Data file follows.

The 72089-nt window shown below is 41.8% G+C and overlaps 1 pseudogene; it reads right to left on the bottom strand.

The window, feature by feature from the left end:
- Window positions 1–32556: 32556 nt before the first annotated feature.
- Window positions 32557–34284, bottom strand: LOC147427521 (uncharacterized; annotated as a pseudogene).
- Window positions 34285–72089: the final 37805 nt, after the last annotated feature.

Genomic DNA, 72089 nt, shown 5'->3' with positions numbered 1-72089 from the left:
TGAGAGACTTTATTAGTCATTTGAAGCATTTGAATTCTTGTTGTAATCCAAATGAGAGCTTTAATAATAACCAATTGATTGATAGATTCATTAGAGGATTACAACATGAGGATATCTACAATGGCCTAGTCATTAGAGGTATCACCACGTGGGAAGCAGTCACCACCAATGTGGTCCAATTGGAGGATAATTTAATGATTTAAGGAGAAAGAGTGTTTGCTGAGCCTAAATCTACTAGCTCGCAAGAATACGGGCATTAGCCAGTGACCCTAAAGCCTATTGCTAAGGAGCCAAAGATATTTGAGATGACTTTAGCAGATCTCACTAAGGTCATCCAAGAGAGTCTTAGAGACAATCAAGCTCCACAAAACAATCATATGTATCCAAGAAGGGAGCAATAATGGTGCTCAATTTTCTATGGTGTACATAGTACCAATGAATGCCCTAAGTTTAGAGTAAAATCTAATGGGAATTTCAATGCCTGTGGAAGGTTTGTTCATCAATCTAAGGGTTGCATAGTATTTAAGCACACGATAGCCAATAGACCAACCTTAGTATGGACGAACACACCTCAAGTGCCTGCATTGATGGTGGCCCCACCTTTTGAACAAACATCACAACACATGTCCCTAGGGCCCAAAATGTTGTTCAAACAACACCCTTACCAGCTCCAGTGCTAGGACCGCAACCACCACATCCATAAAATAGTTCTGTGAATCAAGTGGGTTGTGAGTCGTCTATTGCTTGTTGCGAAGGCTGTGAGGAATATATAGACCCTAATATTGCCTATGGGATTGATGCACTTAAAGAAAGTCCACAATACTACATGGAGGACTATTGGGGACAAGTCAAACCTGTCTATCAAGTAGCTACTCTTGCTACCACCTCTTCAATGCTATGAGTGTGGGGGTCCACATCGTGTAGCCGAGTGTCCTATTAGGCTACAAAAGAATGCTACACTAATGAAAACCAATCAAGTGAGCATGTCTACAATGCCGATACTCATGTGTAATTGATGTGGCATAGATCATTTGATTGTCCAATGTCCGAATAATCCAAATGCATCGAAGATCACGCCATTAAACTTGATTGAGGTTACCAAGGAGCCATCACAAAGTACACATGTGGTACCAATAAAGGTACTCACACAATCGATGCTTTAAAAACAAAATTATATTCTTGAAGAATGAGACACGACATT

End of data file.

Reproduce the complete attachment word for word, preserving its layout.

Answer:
The 72089-nt window shown below is 41.8% G+C and overlaps 1 pseudogene; it reads right to left on the bottom strand.

The window, feature by feature from the left end:
- Window positions 1–32556: 32556 nt before the first annotated feature.
- Window positions 32557–34284, bottom strand: LOC147427521 (uncharacterized; annotated as a pseudogene).
- Window positions 34285–72089: the final 37805 nt, after the last annotated feature.

Genomic DNA, 72089 nt, shown 5'->3' with positions numbered 1-72089 from the left:
TGAGAGACTTTATTAGTCATTTGAAGCATTTGAATTCTTGTTGTAATCCAAATGAGAGCTTTAATAATAACCAATTGATTGATAGATTCATTAGAGGATTACAACATGAGGATATCTACAATGGCCTAGTCATTAGAGGTATCACCACGTGGGAAGCAGTCACCACCAATGTGGTCCAATTGGAGGATAATTTAATGATTTAAGGAGAAAGAGTGTTTGCTGAGCCTAAATCTACTAGCTCGCAAGAATACGGGCATTAGCCAGTGACCCTAAAGCCTATTGCTAAGGAGCCAAAGATATTTGAGATGACTTTAGCAGATCTCACTAAGGTCATCCAAGAGAGTCTTAGAGACAATCAAGCTCCACAAAACAATCATATGTATCCAAGAAGGGAGCAATAATGGTGCTCAATTTTCTATGGTGTACATAGTACCAATGAATGCCCTAAGTTTAGAGTAAAATCTAATGGGAATTTCAATGCCTGTGGAAGGTTTGTTCATCAATCTAAGGGTTGCATAGTATTTAAGCACACGATAGCCAATAGACCAACCTTAGTATGGACGAACACACCTCAAGTGCCTGCATTGATGGTGGCCCCACCTTTTGAACAAACATCACAACACATGTCCCTAGGGCCCAAAATGTTGTTCAAACAACACCCTTACCAGCTCCAGTGCTAGGACCGCAACCACCACATCCATAAAATAGTTCTGTGAATCAAGTGGGTTGTGAGTCGTCTATTGCTTGTTGCGAAGGCTGTGAGGAATATATAGACCCTAATATTGCCTATGGGATTGATGCACTTAAAGAAAGTCCACAATACTACATGGAGGACTATTGGGGACAAGTCAAACCTGTCTATCAAGTAGCTACTCTTGCTACCACCTCTTCAATGCTATGAGTGTGGGGGTCCACATCGTGTAGCCGAGTGTCCTATTAGGCTACAAAAGAATGCTACACTAATGAAAACCAATCAAGTGAGCATGTCTACAATGCCGATACTCATGTGTAATTGATGTGGCATAGATCATTTGATTGTCCAATGTCCGAATAATCCAAATGCATCGAAGATCACGCCATTAAACTTGATTGAGGTTACCAAGGAGCCATCACAAAGTACACATGTGGTACCAATAAAGGTACTCACACAATCGATGCTTTAAAAACAAAATTATATTCTTGAAGAATGAGACACGACATT